Look for Signs of 'Problem Behavior' Early, Educators Told

Article Tools
  • PrintPrinter-Friendly
  • EmailEmail Article
  • ReprintReprints
  • CommentsComments

Washington--Clues to the likelihood of "problem behavior" in adolescents may emerge as early as the first grade. But the behavior itself--drinking, use of drugs, and smoking--may simply be a natural part of a young person's transition to adulthood.

These findings of recent studies on the subject of adolescent behavior hold several implications for educators, according to the two investigators who conducted the research. They discussed both the findings and the implications at a special symposium on adolescence at the annual meeting of the American School Health Association (asha), held here last week.

Early Intervention Useful

For educators, the speakers said, it may be more useful to concentrate on intervening early, finding ways to "delay onset" of the troublesome practices, and trying to minimize the6damage that can result when students do smoke, drink, use drugs, and engage in early sexual activity.

But trying to prevent such practices altogether among teenagers may be unrealistic, said one researcher, because they may be a necessary part of growing up. "Engaging in problem behavior plays a major role in the normal transition process," said Richard Jessor, a University of Colorado psychologist. "It isn't useful to consider adolescent problem behavior as arbitrary, or irrational, or as merely perverse." On the contrary, these activities, like all other forms of behavior, are ''functional, goal-oriented, and meaningful," he said.

Whether or not it is preventable, some of that teenage behavior, a University of Chicago psychiatrist told the health officials, may be predictable at an earlier age than was previously believed--and its predictability may help educators better plan strategies to cope.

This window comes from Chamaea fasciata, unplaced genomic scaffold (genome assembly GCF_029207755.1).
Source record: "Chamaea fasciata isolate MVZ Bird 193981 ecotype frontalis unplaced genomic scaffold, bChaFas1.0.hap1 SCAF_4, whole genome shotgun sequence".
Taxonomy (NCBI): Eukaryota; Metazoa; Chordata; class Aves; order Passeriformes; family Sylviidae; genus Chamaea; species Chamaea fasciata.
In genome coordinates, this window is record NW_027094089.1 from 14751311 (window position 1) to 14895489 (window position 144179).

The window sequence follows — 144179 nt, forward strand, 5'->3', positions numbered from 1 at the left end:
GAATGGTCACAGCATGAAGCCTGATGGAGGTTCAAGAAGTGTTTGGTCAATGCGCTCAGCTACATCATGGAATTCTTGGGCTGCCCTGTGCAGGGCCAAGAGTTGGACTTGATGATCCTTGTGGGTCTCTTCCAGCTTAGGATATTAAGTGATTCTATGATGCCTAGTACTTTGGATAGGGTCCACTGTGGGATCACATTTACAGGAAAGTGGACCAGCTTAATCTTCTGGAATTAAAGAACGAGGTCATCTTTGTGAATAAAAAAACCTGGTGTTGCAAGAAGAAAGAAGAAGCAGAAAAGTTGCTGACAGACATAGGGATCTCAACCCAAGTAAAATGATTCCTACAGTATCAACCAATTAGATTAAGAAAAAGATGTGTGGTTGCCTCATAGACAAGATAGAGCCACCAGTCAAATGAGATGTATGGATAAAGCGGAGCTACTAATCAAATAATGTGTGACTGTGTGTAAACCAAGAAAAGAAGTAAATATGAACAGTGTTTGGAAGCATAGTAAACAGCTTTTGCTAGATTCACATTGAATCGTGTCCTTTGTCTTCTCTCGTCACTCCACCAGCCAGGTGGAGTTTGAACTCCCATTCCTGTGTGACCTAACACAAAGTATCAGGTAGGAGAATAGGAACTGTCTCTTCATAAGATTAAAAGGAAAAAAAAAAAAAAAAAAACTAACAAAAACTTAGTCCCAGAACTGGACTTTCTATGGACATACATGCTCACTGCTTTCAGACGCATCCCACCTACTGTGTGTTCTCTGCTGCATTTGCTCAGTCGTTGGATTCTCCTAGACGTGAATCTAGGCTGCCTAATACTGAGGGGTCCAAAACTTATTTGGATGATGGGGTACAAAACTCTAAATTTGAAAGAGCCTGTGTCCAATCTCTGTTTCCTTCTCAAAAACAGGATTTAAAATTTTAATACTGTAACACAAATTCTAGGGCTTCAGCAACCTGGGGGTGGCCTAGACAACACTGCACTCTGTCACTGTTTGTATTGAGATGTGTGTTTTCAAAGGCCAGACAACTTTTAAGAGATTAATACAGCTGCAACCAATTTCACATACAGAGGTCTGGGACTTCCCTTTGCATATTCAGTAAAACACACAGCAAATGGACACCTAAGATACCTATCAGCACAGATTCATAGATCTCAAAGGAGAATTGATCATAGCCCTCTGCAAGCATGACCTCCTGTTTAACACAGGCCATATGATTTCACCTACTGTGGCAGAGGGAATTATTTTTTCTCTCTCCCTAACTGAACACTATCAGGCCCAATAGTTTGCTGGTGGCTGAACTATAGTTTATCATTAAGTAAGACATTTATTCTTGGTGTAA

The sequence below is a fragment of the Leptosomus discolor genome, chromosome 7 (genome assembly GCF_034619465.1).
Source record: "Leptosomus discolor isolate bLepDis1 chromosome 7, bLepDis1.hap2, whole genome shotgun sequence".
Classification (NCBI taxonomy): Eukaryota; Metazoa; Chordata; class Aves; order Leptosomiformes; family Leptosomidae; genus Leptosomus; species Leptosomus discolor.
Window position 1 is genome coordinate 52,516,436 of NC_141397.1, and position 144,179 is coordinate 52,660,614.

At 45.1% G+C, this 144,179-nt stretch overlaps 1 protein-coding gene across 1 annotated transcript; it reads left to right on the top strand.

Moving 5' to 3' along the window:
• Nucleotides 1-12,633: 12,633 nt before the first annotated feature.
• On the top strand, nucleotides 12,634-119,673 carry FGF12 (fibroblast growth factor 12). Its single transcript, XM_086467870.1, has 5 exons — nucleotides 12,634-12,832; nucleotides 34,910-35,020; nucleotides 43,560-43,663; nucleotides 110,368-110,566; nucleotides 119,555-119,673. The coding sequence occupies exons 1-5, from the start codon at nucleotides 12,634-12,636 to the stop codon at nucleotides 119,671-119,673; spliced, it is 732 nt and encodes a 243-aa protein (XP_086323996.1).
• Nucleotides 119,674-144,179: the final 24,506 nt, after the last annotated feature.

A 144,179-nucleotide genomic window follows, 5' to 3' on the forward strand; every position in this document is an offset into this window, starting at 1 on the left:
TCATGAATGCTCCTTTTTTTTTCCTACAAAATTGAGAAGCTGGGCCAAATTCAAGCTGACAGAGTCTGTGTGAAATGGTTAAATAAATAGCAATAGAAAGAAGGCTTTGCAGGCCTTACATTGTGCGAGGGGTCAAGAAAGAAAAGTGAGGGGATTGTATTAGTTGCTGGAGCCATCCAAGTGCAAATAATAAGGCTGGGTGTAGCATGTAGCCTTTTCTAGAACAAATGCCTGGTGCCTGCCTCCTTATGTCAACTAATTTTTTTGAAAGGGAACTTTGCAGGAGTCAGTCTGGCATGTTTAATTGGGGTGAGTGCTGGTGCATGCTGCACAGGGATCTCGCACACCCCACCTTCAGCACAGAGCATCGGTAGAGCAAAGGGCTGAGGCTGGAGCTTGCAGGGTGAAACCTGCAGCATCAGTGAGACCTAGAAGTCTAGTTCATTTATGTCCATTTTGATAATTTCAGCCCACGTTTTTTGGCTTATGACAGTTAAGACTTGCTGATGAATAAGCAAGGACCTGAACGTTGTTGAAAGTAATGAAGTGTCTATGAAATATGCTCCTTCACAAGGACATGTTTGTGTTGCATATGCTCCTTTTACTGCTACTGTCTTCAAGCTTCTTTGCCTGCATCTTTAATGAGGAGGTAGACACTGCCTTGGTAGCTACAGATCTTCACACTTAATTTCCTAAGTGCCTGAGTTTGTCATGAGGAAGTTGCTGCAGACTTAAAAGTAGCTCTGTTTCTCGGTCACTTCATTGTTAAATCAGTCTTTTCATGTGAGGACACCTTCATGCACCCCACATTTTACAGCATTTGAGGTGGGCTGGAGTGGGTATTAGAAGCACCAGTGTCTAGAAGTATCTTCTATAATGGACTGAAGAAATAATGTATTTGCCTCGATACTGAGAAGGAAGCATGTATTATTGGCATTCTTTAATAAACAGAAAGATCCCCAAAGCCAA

In a 12-year study of schoolchildren on Chicago's south side, Sheppard G. Kellam and colleagues found, he told the health group, that some aspects of a child's behavior and performance in the first grade were "predictors" of certain kinds of problem behavior in the 10th grade.

Early Signs

The first-grade classroom, Dr. Kellam said, is an "overwhelmingly important arena in long-term development." A child's behavior and performance in the first grade may provide school officials with clues that he or she is likely to use drugs and alcohol, and to experience depression and other psychiatric symptoms in high school," he said.

In the study, which began in 1966, the Kellam team surveyed 1,200 first-graders in Woodlawn, a low-income area on the south side of Chicago. The researchers looked at children's behavior, as evaluated by their teachers, as well as at test scores indicating I.Q., readiness for school, and other predictors
of academic success. In 1976, they tracked down and reassessed 705 of the students, then in the 10th grade, and evaluated their psychological well-being, as well as their use of drugs, alcohol, and cigarettes.

While they were able to link variations in the children's home life with their performance in the first grade, the researchers found, Dr. Kellam said, that "from the first grade on, the classroom itself becomes predominantly important, particularly for males, in the long-term outcomes of the children."

The first-graders were tested on the "social tasks" demanded of them, and were scored for such things as shyness, aggressiveness, and ability to master the first-grade material.

Ten years later, they compared that information with information gathered from the same students, then in 10th grade. Their analysis, Dr. Kellam said, showed at least two separate sets of predictors in the first grade.

'Readiness Tests'

The first-graders who scored high on "readiness tests" as well as on I.Q. tests, were, ten years later, as likely as the less bright, eager students to have tried alcohol and marijuana.

Subsequent analysis showed that the greater frequency of use among bright children occurred because they experimented earlier than their less bright classmates, Dr. Kellam said.

A distinction based on whether a first-grader was shy or aggressive--or both--provided the researchers with another, independent measure of future use of drugs or alcohol, but only among boys.

Shy first-grade boys were less likely than aggressive boys to use drugs or alcohol, but the greatest users were the "shy-aggressive" boys, the solitary rule-breakers, Dr. Kellam said.